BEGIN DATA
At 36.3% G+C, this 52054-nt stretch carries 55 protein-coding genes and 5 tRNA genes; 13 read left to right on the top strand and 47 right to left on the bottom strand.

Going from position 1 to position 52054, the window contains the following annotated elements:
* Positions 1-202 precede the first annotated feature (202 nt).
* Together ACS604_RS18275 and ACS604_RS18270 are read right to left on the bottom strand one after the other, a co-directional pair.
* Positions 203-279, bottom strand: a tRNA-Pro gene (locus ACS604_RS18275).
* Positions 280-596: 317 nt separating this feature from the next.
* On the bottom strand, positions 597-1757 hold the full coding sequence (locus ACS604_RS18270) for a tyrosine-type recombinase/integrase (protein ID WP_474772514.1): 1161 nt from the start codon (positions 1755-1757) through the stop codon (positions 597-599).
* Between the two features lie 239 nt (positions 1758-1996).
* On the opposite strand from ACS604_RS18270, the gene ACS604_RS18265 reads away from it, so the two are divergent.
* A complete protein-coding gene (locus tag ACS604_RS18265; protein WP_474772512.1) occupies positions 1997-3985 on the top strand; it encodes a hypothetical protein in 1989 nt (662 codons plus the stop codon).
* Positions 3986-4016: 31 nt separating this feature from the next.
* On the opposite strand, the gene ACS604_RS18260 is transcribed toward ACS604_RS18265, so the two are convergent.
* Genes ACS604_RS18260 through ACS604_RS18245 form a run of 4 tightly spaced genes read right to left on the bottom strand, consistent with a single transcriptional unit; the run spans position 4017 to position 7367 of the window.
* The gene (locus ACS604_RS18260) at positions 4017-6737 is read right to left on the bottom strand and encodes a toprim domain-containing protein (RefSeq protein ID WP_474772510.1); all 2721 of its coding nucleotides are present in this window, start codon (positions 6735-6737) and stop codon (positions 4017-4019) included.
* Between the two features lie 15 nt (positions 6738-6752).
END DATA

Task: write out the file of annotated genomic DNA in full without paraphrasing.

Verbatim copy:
At 36.3% G+C, this 52054-nt stretch carries 55 protein-coding genes and 5 tRNA genes; 13 read left to right on the top strand and 47 right to left on the bottom strand.

Going from position 1 to position 52054, the window contains the following annotated elements:
* Positions 1-202 precede the first annotated feature (202 nt).
* Together ACS604_RS18275 and ACS604_RS18270 are read right to left on the bottom strand one after the other, a co-directional pair.
* Positions 203-279, bottom strand: a tRNA-Pro gene (locus ACS604_RS18275).
* Positions 280-596: 317 nt separating this feature from the next.
* On the bottom strand, positions 597-1757 hold the full coding sequence (locus ACS604_RS18270) for a tyrosine-type recombinase/integrase (protein ID WP_474772514.1): 1161 nt from the start codon (positions 1755-1757) through the stop codon (positions 597-599).
* Between the two features lie 239 nt (positions 1758-1996).
* On the opposite strand from ACS604_RS18270, the gene ACS604_RS18265 reads away from it, so the two are divergent.
* A complete protein-coding gene (locus tag ACS604_RS18265; protein WP_474772512.1) occupies positions 1997-3985 on the top strand; it encodes a hypothetical protein in 1989 nt (662 codons plus the stop codon).
* Positions 3986-4016: 31 nt separating this feature from the next.
* On the opposite strand, the gene ACS604_RS18260 is transcribed toward ACS604_RS18265, so the two are convergent.
* Genes ACS604_RS18260 through ACS604_RS18245 form a run of 4 tightly spaced genes read right to left on the bottom strand, consistent with a single transcriptional unit; the run spans position 4017 to position 7367 of the window.
* The gene (locus ACS604_RS18260) at positions 4017-6737 is read right to left on the bottom strand and encodes a toprim domain-containing protein (RefSeq protein ID WP_474772510.1); all 2721 of its coding nucleotides are present in this window, start codon (positions 6735-6737) and stop codon (positions 4017-4019) included.
* Between the two features lie 15 nt (positions 6738-6752).